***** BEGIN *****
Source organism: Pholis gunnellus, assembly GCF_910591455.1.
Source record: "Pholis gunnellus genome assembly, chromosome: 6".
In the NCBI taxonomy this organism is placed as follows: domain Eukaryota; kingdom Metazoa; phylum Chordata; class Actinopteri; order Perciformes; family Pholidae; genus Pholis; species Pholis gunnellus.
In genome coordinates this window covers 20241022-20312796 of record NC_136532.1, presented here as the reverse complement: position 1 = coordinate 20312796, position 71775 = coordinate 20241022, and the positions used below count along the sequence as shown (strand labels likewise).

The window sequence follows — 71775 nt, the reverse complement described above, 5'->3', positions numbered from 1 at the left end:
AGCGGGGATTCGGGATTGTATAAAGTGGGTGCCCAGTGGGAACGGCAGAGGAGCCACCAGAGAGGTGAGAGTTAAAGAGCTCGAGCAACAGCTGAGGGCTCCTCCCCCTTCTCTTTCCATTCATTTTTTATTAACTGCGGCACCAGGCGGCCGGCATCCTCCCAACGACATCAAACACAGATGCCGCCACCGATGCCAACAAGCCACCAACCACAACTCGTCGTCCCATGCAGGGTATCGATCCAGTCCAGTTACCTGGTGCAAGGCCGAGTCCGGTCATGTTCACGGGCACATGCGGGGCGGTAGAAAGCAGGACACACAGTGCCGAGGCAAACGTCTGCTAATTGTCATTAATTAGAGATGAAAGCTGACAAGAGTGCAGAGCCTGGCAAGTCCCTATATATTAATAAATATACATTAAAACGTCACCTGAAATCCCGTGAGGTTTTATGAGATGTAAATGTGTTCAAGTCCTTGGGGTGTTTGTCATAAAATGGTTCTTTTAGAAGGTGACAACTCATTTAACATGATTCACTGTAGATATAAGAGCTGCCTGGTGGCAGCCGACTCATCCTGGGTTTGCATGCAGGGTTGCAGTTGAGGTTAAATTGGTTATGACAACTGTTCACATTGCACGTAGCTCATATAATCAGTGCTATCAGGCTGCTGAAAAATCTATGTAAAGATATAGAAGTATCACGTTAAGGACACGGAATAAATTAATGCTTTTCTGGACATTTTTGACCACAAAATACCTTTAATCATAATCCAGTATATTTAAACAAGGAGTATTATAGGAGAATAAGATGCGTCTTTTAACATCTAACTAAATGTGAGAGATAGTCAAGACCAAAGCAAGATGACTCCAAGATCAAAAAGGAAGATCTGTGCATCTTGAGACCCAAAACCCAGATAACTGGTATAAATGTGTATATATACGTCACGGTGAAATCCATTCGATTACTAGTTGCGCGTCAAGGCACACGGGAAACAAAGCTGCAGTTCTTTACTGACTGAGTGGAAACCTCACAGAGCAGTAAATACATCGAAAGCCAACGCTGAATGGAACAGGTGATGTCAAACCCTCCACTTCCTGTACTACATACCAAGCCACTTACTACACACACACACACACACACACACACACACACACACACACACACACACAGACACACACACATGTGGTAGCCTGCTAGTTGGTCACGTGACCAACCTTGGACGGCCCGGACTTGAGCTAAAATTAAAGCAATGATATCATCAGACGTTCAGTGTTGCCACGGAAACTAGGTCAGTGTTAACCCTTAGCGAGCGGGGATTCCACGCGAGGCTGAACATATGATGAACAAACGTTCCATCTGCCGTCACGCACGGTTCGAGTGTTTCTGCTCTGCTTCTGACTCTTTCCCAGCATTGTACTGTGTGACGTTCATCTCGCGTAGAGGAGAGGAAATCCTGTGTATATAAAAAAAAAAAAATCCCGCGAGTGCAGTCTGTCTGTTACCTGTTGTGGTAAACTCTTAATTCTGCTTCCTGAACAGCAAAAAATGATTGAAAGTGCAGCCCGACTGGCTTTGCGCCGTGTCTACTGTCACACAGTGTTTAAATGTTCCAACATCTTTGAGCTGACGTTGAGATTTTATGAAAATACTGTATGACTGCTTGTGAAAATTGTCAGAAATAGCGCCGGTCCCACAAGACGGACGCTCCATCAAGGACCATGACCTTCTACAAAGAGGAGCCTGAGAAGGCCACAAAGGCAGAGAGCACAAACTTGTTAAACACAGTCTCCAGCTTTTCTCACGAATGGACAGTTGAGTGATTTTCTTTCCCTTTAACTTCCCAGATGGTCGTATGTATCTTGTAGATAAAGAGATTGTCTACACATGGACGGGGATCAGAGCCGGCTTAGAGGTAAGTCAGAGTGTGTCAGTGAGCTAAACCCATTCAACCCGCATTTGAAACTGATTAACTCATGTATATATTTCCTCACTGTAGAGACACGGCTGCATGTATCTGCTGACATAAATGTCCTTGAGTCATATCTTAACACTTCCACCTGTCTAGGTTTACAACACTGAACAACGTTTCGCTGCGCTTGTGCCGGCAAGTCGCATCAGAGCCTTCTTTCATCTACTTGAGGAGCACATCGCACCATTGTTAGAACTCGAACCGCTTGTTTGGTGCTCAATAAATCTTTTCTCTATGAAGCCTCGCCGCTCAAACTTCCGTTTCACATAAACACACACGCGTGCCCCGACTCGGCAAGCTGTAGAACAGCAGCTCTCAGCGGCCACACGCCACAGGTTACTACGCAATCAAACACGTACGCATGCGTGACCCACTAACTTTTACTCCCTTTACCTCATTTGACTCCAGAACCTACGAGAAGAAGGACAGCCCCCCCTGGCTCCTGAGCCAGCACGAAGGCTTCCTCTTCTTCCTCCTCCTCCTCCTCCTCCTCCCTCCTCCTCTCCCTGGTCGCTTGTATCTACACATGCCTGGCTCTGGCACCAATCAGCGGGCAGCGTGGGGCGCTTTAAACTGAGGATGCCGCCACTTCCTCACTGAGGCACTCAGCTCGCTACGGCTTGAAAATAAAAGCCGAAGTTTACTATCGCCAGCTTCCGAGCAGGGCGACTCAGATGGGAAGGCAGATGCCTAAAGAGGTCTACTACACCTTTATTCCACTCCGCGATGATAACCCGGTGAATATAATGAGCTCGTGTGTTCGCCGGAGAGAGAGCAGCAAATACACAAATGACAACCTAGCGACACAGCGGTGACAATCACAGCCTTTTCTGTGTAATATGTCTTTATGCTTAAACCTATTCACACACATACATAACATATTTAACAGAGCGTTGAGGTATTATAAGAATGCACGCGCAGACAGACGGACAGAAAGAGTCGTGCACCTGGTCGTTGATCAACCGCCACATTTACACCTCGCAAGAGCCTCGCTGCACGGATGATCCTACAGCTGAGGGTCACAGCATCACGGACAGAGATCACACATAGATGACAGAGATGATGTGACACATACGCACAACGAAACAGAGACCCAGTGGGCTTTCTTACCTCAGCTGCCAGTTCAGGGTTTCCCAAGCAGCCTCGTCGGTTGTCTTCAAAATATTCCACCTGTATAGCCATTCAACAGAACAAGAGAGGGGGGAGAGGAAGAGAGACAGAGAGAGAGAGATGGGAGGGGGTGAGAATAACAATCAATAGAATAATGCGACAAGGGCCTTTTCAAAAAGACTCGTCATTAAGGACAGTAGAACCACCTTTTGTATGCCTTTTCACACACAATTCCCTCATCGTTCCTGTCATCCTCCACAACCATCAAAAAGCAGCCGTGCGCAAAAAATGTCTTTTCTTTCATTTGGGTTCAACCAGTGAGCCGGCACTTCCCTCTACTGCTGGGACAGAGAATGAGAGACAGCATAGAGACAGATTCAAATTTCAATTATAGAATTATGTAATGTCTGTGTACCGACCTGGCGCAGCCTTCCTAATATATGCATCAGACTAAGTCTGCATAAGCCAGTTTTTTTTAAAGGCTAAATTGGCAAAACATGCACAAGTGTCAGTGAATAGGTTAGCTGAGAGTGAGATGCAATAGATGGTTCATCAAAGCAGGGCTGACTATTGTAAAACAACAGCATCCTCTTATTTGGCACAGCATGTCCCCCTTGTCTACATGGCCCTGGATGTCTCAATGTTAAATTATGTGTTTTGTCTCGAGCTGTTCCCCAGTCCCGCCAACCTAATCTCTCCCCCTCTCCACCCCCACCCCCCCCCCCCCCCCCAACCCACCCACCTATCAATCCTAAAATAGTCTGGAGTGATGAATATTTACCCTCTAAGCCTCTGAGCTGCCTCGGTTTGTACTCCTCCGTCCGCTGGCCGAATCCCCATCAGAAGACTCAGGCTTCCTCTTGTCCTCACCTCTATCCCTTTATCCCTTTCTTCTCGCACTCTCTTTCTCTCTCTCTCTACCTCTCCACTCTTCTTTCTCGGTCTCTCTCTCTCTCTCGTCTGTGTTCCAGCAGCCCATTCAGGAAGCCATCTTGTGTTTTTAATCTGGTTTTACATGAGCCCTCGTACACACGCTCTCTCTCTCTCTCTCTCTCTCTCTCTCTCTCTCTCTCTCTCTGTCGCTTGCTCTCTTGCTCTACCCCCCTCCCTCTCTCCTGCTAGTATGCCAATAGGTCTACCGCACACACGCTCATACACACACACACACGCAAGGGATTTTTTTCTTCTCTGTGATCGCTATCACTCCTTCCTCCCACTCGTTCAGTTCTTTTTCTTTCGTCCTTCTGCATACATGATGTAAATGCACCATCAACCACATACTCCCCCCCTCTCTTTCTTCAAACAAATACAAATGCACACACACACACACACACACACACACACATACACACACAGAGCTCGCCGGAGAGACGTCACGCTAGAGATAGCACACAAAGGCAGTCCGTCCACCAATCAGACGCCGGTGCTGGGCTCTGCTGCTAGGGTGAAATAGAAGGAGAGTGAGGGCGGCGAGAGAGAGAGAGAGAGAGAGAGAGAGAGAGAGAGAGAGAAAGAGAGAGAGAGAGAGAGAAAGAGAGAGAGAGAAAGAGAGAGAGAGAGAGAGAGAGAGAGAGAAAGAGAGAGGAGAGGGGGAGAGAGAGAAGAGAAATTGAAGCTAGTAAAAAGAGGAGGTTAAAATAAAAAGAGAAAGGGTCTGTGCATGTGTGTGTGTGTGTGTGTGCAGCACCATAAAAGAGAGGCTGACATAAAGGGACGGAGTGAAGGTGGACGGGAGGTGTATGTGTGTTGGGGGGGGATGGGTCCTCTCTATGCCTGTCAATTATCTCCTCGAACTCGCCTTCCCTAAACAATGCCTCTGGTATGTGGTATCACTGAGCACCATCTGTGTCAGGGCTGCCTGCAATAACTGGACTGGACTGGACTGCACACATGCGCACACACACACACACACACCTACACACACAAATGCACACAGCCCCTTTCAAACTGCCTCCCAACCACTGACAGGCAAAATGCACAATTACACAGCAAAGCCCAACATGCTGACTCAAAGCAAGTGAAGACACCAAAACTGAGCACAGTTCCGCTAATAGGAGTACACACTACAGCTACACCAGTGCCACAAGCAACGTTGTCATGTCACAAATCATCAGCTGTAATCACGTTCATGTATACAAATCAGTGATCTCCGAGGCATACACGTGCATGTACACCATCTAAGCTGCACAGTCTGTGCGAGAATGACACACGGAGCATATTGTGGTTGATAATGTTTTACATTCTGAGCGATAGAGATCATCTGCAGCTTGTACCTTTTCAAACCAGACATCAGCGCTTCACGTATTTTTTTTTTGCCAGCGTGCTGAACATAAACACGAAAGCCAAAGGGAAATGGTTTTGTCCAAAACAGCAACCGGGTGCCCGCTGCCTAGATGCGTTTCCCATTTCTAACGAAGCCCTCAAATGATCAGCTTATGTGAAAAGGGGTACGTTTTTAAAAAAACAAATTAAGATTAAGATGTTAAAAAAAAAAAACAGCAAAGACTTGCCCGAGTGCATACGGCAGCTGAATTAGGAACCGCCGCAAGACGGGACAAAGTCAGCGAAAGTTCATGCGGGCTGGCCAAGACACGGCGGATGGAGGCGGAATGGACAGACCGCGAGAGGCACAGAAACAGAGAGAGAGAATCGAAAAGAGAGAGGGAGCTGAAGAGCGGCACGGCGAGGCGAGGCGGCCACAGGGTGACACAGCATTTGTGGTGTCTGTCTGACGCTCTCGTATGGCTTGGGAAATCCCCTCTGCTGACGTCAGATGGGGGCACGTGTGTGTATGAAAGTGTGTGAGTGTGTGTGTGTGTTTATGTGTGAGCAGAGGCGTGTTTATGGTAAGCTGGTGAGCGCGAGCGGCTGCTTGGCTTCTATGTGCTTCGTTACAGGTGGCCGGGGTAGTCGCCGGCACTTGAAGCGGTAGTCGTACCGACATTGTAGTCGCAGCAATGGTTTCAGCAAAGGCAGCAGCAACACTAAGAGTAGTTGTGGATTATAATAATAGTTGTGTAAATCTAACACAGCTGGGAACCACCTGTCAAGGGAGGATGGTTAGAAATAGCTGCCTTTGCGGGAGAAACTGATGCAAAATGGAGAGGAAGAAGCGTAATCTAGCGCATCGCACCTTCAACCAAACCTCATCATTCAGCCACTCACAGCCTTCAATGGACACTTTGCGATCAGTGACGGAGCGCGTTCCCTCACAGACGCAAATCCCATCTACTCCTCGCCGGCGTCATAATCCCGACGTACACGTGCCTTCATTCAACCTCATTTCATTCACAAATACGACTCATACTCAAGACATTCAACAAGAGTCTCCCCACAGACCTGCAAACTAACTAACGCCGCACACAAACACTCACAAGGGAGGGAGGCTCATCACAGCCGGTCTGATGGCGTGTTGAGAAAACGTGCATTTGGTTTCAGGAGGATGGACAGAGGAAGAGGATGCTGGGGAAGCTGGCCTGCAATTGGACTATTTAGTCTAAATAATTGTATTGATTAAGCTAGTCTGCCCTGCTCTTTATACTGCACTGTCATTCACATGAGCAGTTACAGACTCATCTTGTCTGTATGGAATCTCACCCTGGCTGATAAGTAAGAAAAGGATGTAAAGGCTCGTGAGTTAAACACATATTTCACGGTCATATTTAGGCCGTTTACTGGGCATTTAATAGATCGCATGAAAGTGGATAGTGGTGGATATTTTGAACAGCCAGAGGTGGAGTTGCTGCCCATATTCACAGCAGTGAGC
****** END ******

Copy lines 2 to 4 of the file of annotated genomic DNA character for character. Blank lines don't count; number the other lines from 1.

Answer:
Source record: "Pholis gunnellus genome assembly, chromosome: 6".
In the NCBI taxonomy this organism is placed as follows: domain Eukaryota; kingdom Metazoa; phylum Chordata; class Actinopteri; order Perciformes; family Pholidae; genus Pholis; species Pholis gunnellus.
In genome coordinates this window covers 20241022-20312796 of record NC_136532.1, presented here as the reverse complement: position 1 = coordinate 20312796, position 71775 = coordinate 20241022, and the positions used below count along the sequence as shown (strand labels likewise).